In the far west of Yunnan, the untouched Nu River seemed to have been given something of a reprieve a few months ago. China’s single remaining virgin waterway, which winds north through some of the province’s most beautiful landscape, was about to be given a big seeing-to by the nation’s energy-mad authorities. Earlier this year, Premier Wen Jiabao was said to have intervened personally, asking developers to reconsider their plans. Still, one imagines that the ‘rape’ of the Nu is just a question of time.

The philosopher, Martin Heidegger, chose to illustrate the two different approaches to nature by comparing the construction of a bridge with the construction of a hydroelectric dam. Modern technology, he wrote, was ‘a manner of unprotecting’ nature. A bridge, connecting up the two banks, shows ‘respect’ for the river, but a hydropower station actually turns nature into part of its own ‘inventory’. The power plant is not built into the river, but the river is built into the power plant.

To illustrate the difference in perspectives, Heidegger compared the Rhine as part of the inventory of modern technology with the Rhine described in a poem by Holderlin. After it has been devastated by technology, the river remains as ‘a provided object of inspection by a party of tourists sent there by a vacation industry’. Such a description seems appropriate in modern Yunnan. While the power companies work their way through the region’s rivers, foreign and domestic tourists have transformed old cities such as Dali and Lijiang, and plans to improve the transportation infrastructure to the west and to the south will see the character of prefectures such as Xishuangbanna and the Nu River changed beyond recognition.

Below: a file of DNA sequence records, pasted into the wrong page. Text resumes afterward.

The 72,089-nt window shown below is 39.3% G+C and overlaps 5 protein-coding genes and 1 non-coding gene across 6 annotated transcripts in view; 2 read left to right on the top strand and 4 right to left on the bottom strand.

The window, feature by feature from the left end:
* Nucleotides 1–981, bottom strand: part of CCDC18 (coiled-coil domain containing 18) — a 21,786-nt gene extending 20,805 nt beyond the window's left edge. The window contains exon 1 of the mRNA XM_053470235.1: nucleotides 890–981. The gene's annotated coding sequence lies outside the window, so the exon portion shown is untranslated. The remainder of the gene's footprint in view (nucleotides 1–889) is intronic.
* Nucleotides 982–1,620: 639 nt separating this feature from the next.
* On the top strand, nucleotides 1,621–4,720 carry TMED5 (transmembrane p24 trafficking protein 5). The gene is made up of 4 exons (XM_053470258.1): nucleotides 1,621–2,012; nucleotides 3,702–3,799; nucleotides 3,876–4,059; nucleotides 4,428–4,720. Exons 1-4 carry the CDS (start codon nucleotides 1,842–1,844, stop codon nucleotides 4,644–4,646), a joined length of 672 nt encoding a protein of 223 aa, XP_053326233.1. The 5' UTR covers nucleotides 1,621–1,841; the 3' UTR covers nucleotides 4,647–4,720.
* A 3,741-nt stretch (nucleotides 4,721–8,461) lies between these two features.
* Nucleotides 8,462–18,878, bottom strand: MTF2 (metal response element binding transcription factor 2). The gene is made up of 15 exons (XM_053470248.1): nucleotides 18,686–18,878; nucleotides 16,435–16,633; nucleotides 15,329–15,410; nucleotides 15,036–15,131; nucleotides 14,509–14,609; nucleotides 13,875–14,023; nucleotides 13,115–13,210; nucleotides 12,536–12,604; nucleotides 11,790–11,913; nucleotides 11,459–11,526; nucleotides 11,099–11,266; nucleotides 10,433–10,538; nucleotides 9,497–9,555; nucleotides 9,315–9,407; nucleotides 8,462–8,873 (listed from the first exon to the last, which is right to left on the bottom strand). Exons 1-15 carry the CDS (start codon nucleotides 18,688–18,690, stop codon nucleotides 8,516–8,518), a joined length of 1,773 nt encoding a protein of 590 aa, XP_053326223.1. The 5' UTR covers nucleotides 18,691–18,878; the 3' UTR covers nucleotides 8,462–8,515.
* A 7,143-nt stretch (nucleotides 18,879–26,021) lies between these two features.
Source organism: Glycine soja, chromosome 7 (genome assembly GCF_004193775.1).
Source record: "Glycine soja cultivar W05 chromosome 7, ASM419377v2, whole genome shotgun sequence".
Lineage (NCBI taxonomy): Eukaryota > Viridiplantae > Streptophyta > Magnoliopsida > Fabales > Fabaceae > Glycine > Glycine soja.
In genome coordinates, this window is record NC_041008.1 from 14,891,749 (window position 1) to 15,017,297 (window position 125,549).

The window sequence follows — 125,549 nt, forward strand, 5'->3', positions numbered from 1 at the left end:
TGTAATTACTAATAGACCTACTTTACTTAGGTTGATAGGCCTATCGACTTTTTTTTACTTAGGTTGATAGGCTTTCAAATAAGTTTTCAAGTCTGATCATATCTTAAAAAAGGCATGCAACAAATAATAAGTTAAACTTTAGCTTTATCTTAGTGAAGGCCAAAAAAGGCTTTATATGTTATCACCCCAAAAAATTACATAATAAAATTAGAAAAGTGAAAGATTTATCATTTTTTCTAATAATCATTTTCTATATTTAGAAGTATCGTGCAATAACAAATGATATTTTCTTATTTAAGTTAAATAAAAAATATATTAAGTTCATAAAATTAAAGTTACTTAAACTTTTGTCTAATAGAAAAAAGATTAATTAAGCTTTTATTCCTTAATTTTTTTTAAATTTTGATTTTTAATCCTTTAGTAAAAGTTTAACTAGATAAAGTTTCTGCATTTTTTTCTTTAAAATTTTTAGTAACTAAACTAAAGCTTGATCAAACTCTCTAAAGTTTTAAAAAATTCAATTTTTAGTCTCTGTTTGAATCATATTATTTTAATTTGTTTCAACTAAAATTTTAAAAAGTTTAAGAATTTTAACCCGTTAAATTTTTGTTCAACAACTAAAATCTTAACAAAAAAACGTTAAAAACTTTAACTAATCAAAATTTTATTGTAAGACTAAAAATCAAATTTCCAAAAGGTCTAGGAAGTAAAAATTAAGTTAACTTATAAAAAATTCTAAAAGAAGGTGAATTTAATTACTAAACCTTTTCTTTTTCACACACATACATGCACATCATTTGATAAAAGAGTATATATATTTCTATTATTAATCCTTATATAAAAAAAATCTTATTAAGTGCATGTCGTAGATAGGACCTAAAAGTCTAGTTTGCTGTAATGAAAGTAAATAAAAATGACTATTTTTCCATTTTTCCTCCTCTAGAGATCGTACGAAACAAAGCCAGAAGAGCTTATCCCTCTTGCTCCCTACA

There are a number of small bridges connecting the banks of the Nu, but the favoured means of crossing by the local farmers seems even purer than that. Hooking themselves into a harness consisting of a rope and a piece of flat canvas, they sweep back and forth at massive speeds on a cable attached to a couple of trees, and carry bags of cement, grain and sometimes even livestock between their knees as they do so. One farmer agreed to carry me. Slung across the grey autumn waters and into a patch of worn grass on the Nu River’s left bank, the bowel-shaking fear quickly gave way to a sense of exhilaration.

I was taking a long ride from Dali with an incompetent local tour guide to the town of Liuku in western Yunnan, right on the bank of the Nu River. The area is a picture of health, ruddy and rugged and robustly green. Farmers spin past on motorbikes, trading chunks of meat with local guest houses and restaurants. At one stop along the way, situated on a bend on a country road, a three-legged horse skipped past – cheerfully enough, considering the circumstances. The half-whistle, half-bleat of the local birds could be heard everywhere. Tiny communities lived in wooden shacks on the hills, emerging on Tuesdays to trade at the local markets.